crc-22-0402-s04.xlsx (100.94 kB)
Supplementary Data S3 from Multiple germline events contribute to cancer development in patients with Li-Fraumeni syndrome
datasetposted on 2023-04-03, 22:23 authored by Vallijah Subasri, Nicholas Light, Nisha Kanwar, Jack Brzezinski, Ping Luo, Jordan R Hansford, Elizabeth Cairney, Carol Portwine, Christine Elser, Jonathan L. Finlay, Kim E. Nichols, Noa Alon, Ledia Brunga, Jo Anson, Wendy Kohlmann, Kelvin C. de Andrade, Payal P. Khincha, Sharon A. Savage, Joshua D Schiffman, Rosanna Weksberg, Trevor J. Pugh, Anita Villani, Adam Shlien, Anna Goldenberg, David Malkin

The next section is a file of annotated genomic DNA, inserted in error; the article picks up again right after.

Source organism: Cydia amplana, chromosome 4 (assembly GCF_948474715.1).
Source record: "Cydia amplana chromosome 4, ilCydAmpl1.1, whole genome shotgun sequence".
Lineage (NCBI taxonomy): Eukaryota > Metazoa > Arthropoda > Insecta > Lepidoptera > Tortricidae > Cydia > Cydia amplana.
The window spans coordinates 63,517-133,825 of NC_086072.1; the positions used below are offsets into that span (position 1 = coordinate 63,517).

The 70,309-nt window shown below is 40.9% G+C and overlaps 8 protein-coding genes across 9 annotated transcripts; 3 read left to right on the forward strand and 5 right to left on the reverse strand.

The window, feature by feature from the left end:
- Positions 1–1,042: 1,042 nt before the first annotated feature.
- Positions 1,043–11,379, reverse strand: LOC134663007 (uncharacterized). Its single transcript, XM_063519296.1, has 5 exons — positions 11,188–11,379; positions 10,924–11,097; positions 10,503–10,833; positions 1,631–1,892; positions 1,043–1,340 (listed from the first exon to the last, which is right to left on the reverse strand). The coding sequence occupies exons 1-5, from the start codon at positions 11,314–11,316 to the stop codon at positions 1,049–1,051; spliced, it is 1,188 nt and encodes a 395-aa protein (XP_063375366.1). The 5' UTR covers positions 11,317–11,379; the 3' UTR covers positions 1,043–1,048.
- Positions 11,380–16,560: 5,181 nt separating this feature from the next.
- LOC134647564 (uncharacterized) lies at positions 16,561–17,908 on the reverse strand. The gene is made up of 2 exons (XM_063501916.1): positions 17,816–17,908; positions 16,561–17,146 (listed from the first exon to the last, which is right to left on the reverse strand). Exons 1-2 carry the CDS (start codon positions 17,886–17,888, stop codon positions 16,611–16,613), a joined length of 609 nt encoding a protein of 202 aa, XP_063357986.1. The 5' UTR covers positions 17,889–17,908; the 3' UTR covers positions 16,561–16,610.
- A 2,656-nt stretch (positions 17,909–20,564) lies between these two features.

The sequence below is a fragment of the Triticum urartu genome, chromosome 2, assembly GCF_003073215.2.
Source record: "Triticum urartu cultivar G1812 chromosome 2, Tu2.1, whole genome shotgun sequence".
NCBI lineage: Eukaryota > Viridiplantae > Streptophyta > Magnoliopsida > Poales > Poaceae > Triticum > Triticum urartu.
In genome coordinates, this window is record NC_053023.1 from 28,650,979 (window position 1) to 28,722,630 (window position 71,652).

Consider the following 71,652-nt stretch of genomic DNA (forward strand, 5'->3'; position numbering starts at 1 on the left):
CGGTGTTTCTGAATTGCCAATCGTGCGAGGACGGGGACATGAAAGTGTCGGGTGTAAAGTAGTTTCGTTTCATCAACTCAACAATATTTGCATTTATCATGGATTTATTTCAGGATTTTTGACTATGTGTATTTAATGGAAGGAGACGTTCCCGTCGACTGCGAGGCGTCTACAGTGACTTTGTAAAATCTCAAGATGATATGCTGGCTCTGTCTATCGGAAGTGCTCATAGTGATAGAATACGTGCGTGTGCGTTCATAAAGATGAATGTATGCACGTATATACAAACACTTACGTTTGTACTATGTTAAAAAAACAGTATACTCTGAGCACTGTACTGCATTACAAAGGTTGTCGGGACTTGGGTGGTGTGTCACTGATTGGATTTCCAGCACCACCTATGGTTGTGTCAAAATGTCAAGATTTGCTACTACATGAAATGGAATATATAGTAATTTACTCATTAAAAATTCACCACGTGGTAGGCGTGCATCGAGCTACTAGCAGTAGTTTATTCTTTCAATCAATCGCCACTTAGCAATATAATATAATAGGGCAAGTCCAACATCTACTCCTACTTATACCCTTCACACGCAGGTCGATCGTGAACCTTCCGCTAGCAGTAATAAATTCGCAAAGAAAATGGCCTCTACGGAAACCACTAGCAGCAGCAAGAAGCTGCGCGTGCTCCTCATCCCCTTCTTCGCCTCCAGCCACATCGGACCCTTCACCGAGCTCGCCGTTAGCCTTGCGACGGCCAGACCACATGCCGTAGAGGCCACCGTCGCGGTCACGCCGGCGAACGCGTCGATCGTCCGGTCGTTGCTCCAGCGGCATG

ARTICLE ABSTRACTLi-Fraumeni syndrome (LFS) is an autosomal dominant cancer-predisposition disorder. Approximately 70% of individuals who fit the clinical definition of LFS harbour a pathogenic germline variant in the TP53 tumour suppressor gene. However, the remaining 30% of patients lack a TP53 variant and even among variant TP53 carriers, approximately 20% remain cancer-free. Understanding the variable cancer penetrance and phenotypic variability in LFS is critical to developing rational approaches to accurate, early tumour detection and risk-reduction strategies. We leveraged family-based whole-genome sequencing and DNA methylation to evaluate the germline genomes of a large, multi-institutional cohort of LFS patients (n=396) with variant (n=374) or wildtype TP53 (n=22). We identified alternative cancer-associated genetic aberrations in 8/14 wildtype TP53 carriers who developed cancer. Among variant TP53 carriers, 19/49 who developed cancer harboured a pathogenic variant in another cancer gene. Modifier variants in the WNT signaling pathway were associated with decreased cancer incidence. Furthermore, we leveraged the non-coding genome and methylome to identify inherited epimutations in genes including ASXL1, ETV6 and LEF1 that confer increased cancer risk. Using these epimutations, we built a machine learning model that can predict cancer risk in LFS patients with an AUROC of 0.725 [0.633-0.810].